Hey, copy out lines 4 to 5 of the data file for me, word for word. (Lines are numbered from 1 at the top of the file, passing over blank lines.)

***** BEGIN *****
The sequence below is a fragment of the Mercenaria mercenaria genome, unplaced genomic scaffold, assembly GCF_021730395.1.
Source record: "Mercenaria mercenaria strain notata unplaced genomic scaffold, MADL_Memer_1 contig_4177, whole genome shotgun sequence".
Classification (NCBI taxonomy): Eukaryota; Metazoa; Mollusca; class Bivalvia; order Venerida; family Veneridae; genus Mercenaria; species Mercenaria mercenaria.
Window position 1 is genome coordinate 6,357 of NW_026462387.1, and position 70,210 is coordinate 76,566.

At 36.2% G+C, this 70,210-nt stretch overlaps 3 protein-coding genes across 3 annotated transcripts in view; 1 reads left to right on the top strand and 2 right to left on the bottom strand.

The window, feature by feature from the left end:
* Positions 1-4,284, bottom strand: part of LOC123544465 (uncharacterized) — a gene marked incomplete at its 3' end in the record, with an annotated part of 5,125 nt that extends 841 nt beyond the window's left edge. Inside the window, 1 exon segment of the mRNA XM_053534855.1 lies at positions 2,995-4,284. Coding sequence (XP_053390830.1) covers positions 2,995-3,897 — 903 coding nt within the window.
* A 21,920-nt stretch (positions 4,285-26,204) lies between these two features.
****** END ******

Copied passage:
Window position 1 is genome coordinate 6,357 of NW_026462387.1, and position 70,210 is coordinate 76,566.

At 36.2% G+C, this 70,210-nt stretch overlaps 3 protein-coding genes across 3 annotated transcripts in view; 1 reads left to right on the top strand and 2 right to left on the bottom strand.